DENVER – The world’s most popular sport could be utilized as a health promotion activity for the homeless, according to research being presented today at the 58th Annual Meeting of the American College of Sports Medicine and 2nd World Congress on Exercise is Medicine®. The health benefits of regular soccer training are undeniable for untrained men and women, but this study proposes that regular soccer training can help improve physical fitness and cardiovascular health among homeless men, too.
Improving health among homeless populations is challenging, as individuals in this demographic have an elevated risk of health-related diseases and early death due to the misuse of alcohol and sedatives, malnutrition and physical inactivity. To examine the possible changes in physical fitness and cardiovascular health, Morten Randers and a team of researchers from University of Copenhagen, Denmark, examined 22 homeless men during a 12-week soccer-training regimen.
“Many sports have an economical barrier to entry due to various equipment costs, but the only investment required to play soccer is a ball,” said Randers, lead author of this study. “This study shows that by playing soccer, homeless men can improve their health and fitness at a minute cost.”
For the study, the 22 homeless men (average age 36) played soccer for one hour, three times per week, for 12 weeks on a small-sided soccer field. The field dimensions for the study included a 16-by-22 meter asphalt pitch (playing field) and 1.1 meter boards (boundaries). Before and after the training, the research team took fasting blood samples, measured blood pressure and resting heart rate after 20 minutes of rest before performing DXA-scans and completing an incremental bicycle test to exhaustion. Eight homeless males served as the control group, maintaining their normal routines.
Statistically significant improvements recorded among the soccer-trained group included a 0.9 kg increase in lean body mass and a 1.4 percent increase in bone mineral density, as well as a 1.3 kg reduction in fat mass and a LDL-cholesterol reduction. Oxygen consumption and time to exhaustion improved as well. Resting heart rate lowered by five beats per minute, whereas no change in blood pressure was observed. However, important decrements in blood pressure were observed for those with elevated pre-study values.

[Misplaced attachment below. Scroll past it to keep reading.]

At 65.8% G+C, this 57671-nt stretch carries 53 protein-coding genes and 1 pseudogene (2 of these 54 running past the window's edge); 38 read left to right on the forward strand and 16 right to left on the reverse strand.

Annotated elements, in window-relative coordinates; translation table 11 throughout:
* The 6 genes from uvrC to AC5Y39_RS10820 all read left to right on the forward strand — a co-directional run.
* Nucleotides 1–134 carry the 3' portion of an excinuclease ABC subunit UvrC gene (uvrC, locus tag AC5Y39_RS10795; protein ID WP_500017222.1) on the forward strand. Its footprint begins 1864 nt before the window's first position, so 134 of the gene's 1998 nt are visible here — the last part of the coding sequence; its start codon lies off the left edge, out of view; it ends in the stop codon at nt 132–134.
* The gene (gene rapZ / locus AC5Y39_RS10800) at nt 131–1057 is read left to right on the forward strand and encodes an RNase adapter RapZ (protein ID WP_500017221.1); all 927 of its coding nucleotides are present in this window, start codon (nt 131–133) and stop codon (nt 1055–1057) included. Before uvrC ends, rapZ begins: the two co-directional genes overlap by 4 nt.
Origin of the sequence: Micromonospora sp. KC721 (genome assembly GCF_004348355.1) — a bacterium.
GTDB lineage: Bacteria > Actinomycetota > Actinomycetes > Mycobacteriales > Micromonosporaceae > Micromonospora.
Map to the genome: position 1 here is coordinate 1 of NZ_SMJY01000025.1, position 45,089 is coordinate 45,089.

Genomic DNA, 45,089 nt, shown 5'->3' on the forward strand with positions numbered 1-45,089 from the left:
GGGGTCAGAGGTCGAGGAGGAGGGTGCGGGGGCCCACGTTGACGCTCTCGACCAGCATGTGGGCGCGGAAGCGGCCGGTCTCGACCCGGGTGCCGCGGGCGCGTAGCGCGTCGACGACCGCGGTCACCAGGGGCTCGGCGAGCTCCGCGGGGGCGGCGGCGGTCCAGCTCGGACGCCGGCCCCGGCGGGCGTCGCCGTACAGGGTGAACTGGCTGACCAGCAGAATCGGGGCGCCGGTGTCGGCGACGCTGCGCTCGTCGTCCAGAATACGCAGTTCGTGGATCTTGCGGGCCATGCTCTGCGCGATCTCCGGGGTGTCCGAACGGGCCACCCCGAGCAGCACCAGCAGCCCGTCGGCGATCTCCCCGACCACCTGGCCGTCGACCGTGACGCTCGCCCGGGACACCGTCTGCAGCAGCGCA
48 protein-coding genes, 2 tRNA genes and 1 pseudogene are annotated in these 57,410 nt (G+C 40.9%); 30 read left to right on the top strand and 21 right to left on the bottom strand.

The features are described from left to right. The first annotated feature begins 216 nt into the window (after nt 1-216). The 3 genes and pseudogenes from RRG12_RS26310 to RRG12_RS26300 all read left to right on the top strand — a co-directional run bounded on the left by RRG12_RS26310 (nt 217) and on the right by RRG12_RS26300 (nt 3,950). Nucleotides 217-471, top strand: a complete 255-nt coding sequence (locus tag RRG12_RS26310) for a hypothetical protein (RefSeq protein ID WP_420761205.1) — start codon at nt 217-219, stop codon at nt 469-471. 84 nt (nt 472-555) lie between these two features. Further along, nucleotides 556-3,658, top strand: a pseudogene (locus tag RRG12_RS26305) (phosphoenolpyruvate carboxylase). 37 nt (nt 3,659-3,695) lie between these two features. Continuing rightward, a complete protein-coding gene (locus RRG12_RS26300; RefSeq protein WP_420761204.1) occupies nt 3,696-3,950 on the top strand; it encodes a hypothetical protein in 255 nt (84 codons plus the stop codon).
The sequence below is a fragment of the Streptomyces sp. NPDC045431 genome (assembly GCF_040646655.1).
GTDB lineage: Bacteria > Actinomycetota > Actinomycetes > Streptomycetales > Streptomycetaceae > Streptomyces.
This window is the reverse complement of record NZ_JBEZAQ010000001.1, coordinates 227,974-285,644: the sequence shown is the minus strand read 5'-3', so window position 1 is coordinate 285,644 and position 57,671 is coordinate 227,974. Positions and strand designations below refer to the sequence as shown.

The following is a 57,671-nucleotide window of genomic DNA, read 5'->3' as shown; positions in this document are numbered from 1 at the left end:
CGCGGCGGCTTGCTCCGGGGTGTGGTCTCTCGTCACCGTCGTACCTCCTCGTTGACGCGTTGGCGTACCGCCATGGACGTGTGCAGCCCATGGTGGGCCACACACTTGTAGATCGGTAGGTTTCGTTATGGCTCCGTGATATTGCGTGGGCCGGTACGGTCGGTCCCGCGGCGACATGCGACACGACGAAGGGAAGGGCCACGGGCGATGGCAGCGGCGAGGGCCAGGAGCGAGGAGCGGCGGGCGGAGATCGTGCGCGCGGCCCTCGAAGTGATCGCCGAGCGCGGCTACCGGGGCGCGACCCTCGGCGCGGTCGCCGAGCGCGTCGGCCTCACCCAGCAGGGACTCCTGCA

While the homeless population faces many hurdles to good health and fitness, the organization of soccer training can be a valuable intervention strategy. The study also showed that motivation was high and the attendance rate was higher than normally observed in the homeless.
The American College of Sports Medicine is the largest sports medicine and exercise science organization in the world. More than 45,000 international, national and regional members and certified professionals are dedicated to advancing and integrating scientific research to provide educational and practical applications of exercise science and sports medicine.
The conclusions outlined in this news release are those of the researchers only and should not be construed as an official statement of the American College of Sports Medicine. Research highlighted in this news release has been presented at a professional meeting but has not been peer-reviewed.